What a cold night! Those who remembered their jackets are raising their hoods. At the tri-tip sandwich stand, steaks are grilling over a wood fire. Smoke is fleeing the muscle and wood, its particles coursing toward that distant layer of sky where they might roam for miles without meeting. Just above the fire, the smoke is massed dense and hot. It looks like the ghost of flesh, kin to both substance and space. Scents of oak and cayenne drift this way. People gather in front of the stand. The sky is dark, the meat smells good; they’re not ready to burst their bonds, not ready to give their smoky ghosts to the air. Without taking the steak from the grill, a cook slices its tender meat. His customer, a pregnant woman, holds her hands up to the fire, and the fire’s reflection glows from her strained white t-shirt. She must be joking with him—he’s grinning as he piles the meat on her roll. She takes her plate but lingers, talking.

There goes the eight-year-old daughter of my favorite citrus vendor. I watch her remarkable hair swing past, hair so long that she has to gather it every time she sits, and so straight and thick that it ends in a ruler-edged chop. She and her friend are walking a small dog, maybe a Chihuahua mix. The dog catches scent of a garbage can too late and scrambles back, tangling both girls in its leash. Their heads jerk up, their eyes lock, and after a pause they burst out shrieking. They draw the seeming chaos out for twenty seconds, then untie themselves easily and take off running toward the citrus stand, the dog galloping behind.

For the past five minutes, a woman and a little boy have been sharing my bench. The woman seems to be the boy’s nanny.

“Lupe, I love you too much!” says the boy.

The woman laughs. “I love you too.”

“How old are you?” he asks. “How old are you? Twenty-three?” The answer matters to him.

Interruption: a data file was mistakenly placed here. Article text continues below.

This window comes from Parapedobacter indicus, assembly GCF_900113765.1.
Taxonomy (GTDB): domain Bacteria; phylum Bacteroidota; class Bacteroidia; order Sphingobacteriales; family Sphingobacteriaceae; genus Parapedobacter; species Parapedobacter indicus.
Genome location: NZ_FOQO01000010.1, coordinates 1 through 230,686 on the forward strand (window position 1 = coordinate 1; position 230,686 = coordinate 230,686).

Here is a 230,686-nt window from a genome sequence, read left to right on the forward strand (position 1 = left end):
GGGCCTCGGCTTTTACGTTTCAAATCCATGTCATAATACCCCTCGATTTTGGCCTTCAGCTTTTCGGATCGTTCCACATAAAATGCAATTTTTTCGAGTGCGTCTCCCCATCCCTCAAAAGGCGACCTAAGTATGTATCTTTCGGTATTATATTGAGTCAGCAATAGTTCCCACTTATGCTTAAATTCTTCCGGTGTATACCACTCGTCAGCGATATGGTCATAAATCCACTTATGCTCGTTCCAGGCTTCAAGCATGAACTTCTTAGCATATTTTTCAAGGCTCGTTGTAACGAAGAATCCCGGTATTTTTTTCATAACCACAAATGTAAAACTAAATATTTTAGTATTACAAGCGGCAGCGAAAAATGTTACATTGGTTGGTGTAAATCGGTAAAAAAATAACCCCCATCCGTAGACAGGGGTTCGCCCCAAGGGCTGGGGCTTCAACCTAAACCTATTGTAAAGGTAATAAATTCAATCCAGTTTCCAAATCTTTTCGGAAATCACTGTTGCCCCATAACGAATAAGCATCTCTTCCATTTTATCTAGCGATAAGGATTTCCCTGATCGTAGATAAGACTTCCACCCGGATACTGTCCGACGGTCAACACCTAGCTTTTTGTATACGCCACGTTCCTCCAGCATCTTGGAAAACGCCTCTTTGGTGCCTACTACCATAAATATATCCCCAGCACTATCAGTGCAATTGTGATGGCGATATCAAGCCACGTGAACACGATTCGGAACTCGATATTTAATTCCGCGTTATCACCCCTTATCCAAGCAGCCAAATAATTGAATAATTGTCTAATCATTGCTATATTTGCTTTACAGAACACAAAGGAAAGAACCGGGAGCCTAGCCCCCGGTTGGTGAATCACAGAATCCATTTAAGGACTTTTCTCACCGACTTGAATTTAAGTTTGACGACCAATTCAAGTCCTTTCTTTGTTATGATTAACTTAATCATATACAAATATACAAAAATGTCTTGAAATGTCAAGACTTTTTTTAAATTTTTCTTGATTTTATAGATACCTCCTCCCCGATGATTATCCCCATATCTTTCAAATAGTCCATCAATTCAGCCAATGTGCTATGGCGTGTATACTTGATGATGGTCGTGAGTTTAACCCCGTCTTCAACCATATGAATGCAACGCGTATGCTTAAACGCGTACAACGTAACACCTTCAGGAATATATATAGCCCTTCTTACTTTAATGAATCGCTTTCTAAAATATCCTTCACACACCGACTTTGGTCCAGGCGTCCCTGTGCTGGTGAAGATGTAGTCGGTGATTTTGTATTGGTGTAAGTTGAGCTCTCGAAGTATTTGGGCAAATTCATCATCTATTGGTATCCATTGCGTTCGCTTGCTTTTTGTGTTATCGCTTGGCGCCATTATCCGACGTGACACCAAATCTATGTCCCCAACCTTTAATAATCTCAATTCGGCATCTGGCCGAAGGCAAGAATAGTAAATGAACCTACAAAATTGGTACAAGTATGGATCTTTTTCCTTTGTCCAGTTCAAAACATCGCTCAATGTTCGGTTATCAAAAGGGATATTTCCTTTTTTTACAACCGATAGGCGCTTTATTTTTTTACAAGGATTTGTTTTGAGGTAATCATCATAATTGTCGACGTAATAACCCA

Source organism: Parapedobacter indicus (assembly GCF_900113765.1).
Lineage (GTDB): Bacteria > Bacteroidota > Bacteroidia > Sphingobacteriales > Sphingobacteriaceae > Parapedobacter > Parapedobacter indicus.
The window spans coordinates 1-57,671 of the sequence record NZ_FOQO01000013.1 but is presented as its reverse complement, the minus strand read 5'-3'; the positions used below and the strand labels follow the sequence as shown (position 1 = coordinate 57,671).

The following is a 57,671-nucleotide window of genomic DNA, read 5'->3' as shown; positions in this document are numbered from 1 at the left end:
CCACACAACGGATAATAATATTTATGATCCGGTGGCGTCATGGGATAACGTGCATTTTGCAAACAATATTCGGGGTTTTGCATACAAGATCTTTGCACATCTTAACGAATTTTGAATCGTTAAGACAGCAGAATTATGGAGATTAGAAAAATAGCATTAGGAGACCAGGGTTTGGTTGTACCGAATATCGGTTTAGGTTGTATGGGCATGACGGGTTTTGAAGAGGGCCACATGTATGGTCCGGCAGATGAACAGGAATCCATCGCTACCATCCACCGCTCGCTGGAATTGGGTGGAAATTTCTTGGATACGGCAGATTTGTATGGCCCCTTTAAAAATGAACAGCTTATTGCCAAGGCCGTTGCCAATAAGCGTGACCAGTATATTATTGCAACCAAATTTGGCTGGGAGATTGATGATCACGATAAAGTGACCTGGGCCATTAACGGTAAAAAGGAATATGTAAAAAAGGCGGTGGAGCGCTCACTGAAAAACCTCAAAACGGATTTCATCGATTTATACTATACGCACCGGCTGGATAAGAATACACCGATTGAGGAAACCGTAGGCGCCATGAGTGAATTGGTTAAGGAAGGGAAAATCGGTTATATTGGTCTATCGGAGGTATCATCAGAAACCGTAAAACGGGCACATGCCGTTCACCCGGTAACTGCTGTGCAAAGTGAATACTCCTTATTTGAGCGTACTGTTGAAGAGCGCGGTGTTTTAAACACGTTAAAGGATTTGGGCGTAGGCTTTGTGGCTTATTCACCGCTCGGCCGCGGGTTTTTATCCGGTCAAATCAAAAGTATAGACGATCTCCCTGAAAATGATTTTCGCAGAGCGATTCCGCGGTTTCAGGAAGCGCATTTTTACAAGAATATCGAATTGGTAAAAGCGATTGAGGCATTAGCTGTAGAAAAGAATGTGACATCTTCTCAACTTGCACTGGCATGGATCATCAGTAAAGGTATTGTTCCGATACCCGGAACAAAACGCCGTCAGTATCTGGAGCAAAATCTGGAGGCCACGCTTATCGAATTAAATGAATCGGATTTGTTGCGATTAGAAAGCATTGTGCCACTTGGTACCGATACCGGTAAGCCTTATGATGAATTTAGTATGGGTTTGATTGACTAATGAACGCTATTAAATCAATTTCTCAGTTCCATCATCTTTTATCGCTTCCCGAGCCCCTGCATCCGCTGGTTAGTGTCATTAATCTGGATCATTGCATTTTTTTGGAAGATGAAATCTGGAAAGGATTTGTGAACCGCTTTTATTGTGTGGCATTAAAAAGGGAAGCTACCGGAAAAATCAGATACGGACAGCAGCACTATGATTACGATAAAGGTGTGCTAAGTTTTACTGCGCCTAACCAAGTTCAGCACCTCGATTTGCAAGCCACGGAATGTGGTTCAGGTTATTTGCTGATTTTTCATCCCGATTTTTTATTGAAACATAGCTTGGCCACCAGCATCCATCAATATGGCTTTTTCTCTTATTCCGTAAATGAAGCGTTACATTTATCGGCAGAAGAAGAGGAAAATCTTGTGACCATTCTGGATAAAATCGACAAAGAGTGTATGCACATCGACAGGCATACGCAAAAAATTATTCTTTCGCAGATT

“I told you already. Very old. Very old.”

“How old are you?” He waits.

“Forty.” She sighs. She counts the boy’s ten fingers and tries to show him that her age is four sets of those.

“Why are you ten?” he replies.

Here comes another young child, a pigtailed girl dangling a balloon twisted into the shape of a monkey. Her businessman father is pulling her down the street by her other hand. “I don’t care what the other kids say. We’re not gonna play that game,” says Dad, and he yanks the girl on, leaning away from her as if to deliberately strain her short arm. She looks too young to measure herself against other kids. She’s not arguing or crying, just hurrying along, her mouth hanging open. The man deposits her in the crowd waiting around the pupusa stand, with another adult, I suppose. Here he comes again, plowing back up the street, straining the arm of a second child, a boy who appears to be the little girl’s twin. Scowling, he pushes past the boy on my bench, past the clot of smoke, past shadows where his kids might have played.

Across the street, a tiny woman lifts the lid from a huge pot. Steam gushes skyward. The pot is stuffed with tamales and all the world’s warm comforts. There it sits in the open night, its river of steam vanishing into the black sky. With a pair of tongs, the woman extracts two tamales from the pot and lays them in a styrofoam clamshell. She claps the container shut and hands it to a customer. I imagine the steam condensing in fat drops inside. The customer packs her dinner carefully into one of the saddlebags flanking her bike rack. She raises her kickstand and coasts away, the long shadows of her bicycle wheels flickering across the crowd.

KELLY FINE is seeking a publisher for Stepping Out, a book about her days and nights in the borderland between Los Angeles and the Angeles National Forest. She misses southern California’s wild mountains, ethnic diversity, and evening farmers’ markets, but she is now trying to put down roots in what soil scientists call “Seattle muck.” Find her at Cracked Offering.